Red Throated Diver

Gavia stellata, the red-throated diver (Europe), is also known as red-throated loon (North America), Qarsaaq (Greenlandic), Lomur (Icelandic), and Smalom (Norwegian). It is the smallest, most sleek diver, conspicuous because the upward slant of the lower mandible gives the impression of a slender upturned bill. Outside the breeding season, the birds are dullish brown above speckled light, but the summer garb is finely marked on the upper parts of the back, the rear neck and nape striped black and white, with a pale gray head and dramatic red bib that extends almost to the waterline. Red-throated divers nest generally on fresh waters (even small water bodies) north of 50° N in Europe, Asia, and North America, penetrating far into the Arctic in Svalbard and northern Greenland. The species is a solitary nester, rarely forming loose associations by virtue of food resources. The nest is a modest heap of vegetation very close to the waters' edge. Although clutches of 1-3 have been reported, the clutch size is invariably 2. Incubation takes almost 4 weeks and the dark brown young take almost 5 weeks to fledge. Adults may feed on the nesting lake, but very frequently commute long distances to larger prey-rich waters or even shallow marine waters to feed and catch food for the young. The species reaches sexual maturity at 2 or 3 years of age, but individuals have been known to live for over 23 years in the wild. The species is highly migratory, moving well south of the breeding range after fledging of young, and may aggregate in particular molting areas before moving to ultimate wintering quarters. In winter, the species can be found along inshore marine waters, often along sheltered coasts around northern coasts of the Atlantic and Pacific Oceans, but also in the Great Lakes, Black, Caspian, and Mediterranean seas. As with the larger species, parts of the red-throated diver skin were prized as clothing by northern peoples, and the hood of a mummified woman who died in c.1475 near Uummannaq, West Greenland, comprised two skins of this species.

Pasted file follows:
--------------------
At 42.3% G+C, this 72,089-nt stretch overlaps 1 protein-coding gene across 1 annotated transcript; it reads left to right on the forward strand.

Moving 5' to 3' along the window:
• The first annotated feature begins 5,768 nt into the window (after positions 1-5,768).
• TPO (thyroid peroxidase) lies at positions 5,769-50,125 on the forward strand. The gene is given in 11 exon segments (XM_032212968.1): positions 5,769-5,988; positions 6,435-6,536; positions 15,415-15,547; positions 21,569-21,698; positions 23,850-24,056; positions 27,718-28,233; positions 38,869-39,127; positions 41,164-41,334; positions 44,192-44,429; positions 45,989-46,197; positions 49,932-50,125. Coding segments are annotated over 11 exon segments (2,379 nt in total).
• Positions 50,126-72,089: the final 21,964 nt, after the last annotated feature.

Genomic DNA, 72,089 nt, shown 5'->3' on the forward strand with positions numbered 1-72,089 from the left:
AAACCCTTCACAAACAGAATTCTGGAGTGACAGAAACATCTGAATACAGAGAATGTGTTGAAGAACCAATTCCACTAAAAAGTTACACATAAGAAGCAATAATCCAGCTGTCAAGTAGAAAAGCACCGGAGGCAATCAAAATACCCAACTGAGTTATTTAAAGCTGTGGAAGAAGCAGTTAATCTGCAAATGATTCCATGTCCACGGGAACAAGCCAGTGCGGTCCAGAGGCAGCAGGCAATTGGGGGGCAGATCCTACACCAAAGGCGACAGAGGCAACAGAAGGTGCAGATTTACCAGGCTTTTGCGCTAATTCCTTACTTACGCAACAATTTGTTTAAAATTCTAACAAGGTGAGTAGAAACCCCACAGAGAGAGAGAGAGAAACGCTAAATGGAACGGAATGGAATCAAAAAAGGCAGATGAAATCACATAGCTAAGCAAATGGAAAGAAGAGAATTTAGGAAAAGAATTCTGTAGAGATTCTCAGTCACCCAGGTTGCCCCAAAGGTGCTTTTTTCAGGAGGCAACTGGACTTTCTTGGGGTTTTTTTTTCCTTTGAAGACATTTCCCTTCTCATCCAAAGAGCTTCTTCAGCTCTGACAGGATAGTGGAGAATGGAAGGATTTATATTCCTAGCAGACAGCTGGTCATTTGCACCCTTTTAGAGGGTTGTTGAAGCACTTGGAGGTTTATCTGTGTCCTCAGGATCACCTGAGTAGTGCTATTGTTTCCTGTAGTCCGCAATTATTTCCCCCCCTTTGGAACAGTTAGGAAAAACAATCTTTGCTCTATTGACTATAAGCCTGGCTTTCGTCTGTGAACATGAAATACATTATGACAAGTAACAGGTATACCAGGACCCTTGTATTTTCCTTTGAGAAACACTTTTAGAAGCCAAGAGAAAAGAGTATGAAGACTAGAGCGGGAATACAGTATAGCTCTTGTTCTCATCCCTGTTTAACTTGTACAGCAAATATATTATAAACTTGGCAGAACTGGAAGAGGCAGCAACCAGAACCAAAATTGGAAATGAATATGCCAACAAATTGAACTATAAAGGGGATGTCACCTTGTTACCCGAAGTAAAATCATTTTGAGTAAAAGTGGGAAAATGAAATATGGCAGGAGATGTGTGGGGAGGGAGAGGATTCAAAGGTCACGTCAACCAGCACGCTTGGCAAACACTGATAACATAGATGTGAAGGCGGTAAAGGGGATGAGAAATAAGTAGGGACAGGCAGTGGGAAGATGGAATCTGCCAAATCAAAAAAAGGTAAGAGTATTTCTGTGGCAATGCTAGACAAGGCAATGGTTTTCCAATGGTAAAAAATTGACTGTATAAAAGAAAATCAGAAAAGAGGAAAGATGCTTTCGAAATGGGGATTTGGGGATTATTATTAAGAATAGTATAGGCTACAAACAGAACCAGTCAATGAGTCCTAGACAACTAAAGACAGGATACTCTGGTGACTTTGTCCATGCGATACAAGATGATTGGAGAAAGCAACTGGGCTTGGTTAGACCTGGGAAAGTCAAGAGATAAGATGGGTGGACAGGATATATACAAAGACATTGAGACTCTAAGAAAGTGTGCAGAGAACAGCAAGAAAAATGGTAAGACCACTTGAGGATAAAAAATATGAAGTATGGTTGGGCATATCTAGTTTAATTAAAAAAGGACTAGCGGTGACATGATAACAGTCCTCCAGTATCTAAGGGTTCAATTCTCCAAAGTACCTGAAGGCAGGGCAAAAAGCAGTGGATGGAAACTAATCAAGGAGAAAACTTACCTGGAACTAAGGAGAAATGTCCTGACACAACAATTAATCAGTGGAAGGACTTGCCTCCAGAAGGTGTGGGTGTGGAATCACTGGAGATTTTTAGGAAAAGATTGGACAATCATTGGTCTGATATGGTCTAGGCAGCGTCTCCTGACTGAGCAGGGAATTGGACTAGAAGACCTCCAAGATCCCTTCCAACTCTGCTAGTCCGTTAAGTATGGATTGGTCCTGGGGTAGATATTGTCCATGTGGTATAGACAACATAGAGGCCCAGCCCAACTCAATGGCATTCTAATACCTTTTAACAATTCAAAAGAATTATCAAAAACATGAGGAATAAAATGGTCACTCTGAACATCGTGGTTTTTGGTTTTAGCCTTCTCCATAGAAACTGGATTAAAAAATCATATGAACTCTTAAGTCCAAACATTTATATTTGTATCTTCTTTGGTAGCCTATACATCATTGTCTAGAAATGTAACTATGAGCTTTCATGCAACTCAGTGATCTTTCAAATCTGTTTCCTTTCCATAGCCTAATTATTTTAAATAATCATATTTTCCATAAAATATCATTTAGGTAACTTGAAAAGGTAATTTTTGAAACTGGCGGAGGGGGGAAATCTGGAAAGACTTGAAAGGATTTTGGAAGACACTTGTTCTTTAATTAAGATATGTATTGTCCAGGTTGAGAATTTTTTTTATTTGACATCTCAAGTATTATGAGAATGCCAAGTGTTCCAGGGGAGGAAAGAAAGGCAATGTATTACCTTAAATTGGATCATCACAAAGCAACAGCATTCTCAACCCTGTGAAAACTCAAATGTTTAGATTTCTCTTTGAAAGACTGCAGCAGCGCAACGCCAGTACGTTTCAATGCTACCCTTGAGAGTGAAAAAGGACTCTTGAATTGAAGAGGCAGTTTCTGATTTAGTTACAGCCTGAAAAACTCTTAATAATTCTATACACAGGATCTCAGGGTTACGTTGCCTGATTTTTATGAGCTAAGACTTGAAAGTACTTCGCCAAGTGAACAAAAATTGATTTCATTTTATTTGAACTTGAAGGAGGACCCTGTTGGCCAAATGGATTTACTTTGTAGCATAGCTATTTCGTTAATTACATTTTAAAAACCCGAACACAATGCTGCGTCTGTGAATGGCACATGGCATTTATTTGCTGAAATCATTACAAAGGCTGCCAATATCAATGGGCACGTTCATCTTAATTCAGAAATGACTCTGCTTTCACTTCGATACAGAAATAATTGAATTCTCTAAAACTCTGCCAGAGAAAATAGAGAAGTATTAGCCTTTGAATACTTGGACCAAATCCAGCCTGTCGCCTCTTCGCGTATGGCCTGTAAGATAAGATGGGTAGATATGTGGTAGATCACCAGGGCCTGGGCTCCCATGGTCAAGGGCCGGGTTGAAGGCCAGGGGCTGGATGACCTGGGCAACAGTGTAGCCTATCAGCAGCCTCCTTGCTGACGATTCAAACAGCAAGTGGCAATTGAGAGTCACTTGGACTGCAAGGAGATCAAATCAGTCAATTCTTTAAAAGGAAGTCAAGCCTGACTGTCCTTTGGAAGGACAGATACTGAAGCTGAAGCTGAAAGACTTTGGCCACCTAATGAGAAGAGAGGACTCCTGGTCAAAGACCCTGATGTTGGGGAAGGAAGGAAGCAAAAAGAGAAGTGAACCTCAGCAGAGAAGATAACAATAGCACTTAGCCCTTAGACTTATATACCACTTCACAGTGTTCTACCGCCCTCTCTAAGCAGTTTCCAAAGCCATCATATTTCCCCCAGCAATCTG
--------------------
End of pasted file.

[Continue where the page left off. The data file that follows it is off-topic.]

Tony Fox

See also Seabirds

Further Reading

Bent, A.C., Life Histories of North American Diving Birds, New

York: Dover Publications, 1963 Cramp, S. & K.E.L. Simmons, The Birds of the Western Palearctic, Volume 1, Oxford: Oxford University Press, 1977

Del Hoyo, J., A. Elliot & J. Sartagal, Handbook of the Birds of the World, Volume 1, Ostrich to Ducks, Madrid: Lynx, 1992 Dennis, R., Loons, Stillwater, Minnesota: Stillwater, 1993 Godfrey, W.E., The Birds of Canada (revised edition), Ottawa:

National Museums of Canada, 1986 Hart Hanse, J.P. and H.C. Gull0v, "The mummies from Qilakitsoq—eskimos in the 15th century." Meddelelser om Gr0nland, Man and Society, 12(1989): 1-199 Klein, T., Loon Magic, Minoqua, Wisconsin: Northwood Press, 1989

McIntyre, J.W., The Common Loon: Spirit of Northern Lakes, Minneapolis: University of Minnesota Press, 1988

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